Switching to Mercurial
So far, I've stuck with CVS, with occasional excursions to SVN. Both CVS and SVN are centralized version control systems. But I like the idea of distributed version control systems (DVCS) and it seems that the SVN developers agree. With a DVCS, everything is a repository. You don't have a working copy that you check out, you have a local repository that is cloned from another one. Changes are always pushed from one repository to another one. This means that you can use any number of intermediate repositories with the following advantages:
- Offline use: You can check in and have the complete history even when you are not connected.
- Branches: If you have something that is not yet finished (say, when moving from your work computer to your home computer) or want to try out things, you can always introduce an intermediate repository. If you are not happy with where you ended up, you can discard this repository, otherwise you push its changes.
There are quite a few DVCS around; you might have heard of Mercurial (used by Sun's OpenJDK), Git (used by the Linux kernel), or Bazaar. I've decided to use Mercurial, because it is more popular than Bazaar and less complicated than Git.
- Install: a binary (easy_install works really well)
- Test on command line: hg debuginstall
- If the test fails on Mac OS X: In Terminal, uncheck the option “Preferences -> Settings -> Advanced -> Set LANG environment variable on startup”.
- Eclipse: Merclipse plugin (simpler than Mercurial Eclipse).
- After installing it, check its section among the Eclipse preferences and make sure that it finds the “hg” command.
- If not, there are two ways to fix things under Mac OS X: Start Eclipse from the command line (where it uses the same environment variables as during the debuginstall test). Or set the GUI environment variables in ~/.MacOSX/environment.plist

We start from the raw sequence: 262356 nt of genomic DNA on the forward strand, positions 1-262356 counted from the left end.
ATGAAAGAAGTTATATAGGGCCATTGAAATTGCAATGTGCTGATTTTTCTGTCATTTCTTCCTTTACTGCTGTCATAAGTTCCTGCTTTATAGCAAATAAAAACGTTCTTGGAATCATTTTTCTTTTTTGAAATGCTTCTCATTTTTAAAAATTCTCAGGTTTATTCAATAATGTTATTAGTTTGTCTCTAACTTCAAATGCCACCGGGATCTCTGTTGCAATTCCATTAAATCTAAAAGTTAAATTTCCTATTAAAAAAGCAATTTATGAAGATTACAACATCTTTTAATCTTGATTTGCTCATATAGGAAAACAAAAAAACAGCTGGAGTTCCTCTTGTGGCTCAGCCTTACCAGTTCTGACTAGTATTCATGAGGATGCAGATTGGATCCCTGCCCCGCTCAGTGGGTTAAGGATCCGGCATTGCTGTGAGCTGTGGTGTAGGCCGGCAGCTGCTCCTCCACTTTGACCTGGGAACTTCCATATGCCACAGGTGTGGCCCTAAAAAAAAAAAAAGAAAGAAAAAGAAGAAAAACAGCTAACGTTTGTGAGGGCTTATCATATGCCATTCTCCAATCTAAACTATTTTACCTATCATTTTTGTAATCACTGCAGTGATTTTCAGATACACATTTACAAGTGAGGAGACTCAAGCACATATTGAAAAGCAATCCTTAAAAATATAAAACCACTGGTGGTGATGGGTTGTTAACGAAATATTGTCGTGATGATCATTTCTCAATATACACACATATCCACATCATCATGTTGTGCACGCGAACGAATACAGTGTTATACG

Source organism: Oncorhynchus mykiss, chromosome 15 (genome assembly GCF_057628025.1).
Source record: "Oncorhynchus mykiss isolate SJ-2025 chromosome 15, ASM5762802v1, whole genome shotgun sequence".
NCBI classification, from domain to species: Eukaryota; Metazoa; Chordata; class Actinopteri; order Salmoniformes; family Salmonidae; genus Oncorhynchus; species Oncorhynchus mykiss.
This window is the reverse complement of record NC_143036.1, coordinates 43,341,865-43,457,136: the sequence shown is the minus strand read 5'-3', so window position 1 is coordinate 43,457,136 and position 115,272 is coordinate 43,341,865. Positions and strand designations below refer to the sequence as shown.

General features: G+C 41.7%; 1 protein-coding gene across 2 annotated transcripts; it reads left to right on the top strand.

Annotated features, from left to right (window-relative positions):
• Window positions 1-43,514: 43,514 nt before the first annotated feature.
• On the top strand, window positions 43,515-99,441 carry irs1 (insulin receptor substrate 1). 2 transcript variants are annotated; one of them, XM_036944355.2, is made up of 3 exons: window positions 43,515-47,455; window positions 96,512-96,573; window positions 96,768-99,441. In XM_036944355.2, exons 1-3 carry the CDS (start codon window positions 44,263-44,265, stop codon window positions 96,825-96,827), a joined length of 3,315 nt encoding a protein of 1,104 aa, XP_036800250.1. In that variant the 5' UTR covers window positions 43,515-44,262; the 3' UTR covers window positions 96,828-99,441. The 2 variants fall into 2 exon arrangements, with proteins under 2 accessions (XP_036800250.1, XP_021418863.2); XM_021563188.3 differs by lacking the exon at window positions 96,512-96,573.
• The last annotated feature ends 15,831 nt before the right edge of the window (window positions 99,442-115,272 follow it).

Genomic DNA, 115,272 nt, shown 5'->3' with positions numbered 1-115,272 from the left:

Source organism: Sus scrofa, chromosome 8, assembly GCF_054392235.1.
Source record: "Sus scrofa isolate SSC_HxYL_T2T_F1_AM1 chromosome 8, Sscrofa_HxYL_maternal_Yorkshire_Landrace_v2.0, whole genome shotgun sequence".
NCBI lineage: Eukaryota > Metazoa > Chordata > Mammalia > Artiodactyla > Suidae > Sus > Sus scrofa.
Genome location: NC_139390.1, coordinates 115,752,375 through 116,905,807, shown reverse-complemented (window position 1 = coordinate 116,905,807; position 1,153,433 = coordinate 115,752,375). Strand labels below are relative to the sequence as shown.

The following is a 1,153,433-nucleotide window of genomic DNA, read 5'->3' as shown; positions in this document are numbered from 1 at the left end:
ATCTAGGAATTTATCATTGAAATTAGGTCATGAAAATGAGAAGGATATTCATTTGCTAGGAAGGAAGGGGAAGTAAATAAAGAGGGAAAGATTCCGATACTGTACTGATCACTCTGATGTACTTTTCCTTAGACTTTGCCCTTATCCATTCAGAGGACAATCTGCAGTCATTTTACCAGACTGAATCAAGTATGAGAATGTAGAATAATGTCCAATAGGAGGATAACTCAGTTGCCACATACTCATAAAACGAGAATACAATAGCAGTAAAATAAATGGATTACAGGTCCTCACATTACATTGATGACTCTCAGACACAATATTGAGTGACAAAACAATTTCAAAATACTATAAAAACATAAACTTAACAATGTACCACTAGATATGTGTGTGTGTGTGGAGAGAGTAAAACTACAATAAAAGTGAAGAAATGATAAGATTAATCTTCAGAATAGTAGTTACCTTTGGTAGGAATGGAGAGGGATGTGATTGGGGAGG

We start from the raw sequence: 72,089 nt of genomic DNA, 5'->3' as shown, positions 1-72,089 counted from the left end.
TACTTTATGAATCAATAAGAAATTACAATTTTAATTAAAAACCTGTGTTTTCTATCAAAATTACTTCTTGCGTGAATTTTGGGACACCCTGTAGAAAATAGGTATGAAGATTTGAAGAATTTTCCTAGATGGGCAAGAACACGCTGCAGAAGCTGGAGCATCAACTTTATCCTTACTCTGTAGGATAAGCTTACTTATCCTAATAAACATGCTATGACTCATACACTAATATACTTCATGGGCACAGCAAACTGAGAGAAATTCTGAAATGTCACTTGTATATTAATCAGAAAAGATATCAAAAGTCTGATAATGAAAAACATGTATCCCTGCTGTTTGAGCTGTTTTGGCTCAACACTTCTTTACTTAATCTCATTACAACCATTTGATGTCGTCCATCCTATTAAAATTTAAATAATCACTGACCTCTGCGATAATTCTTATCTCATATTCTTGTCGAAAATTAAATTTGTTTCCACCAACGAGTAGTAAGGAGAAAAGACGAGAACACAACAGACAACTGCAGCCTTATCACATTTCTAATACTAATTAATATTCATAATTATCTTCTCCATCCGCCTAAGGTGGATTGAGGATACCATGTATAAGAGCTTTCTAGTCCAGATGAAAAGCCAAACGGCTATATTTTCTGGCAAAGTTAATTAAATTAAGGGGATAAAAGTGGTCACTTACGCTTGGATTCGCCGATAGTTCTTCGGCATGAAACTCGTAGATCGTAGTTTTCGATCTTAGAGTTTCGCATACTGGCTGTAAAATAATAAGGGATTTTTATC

- Netbeans: support is built in
Things to know:
- Authentication under Merclipse: work-around via user:password@http://hosting.org/repo/
- Cannot group several projects in one “module”, need a repository for each.
- Mercurial files are only in the top-level directory: .hg/ and .hgignore
- More information: at the Mercurial web site.
First steps (uploading)
hg init # turns the directory into a repository
hg stat # check what files are visible to Mercurial, edit .hgignore accordingly
hg add # add all files that are visible to Mercurial
hg commit # commit the changes to the local repository
hg push http://hosting.org/repo/ # push change (URL only needed for the 1st time)
First steps (downloading)
hg clone http://hosting.org/repo/
# perform changes
Mercurial hosting: There are many great options
if you want to host your Mercurial repository on a public server. Free examples:
- freeHg.org: Only hosting, nothing else (issue tracker, wiki, ...)
- Bitbucket: Nice clean interface, adequate free plan.
- ShareSource: For open source projects, a bit more complicated than Bitbucket.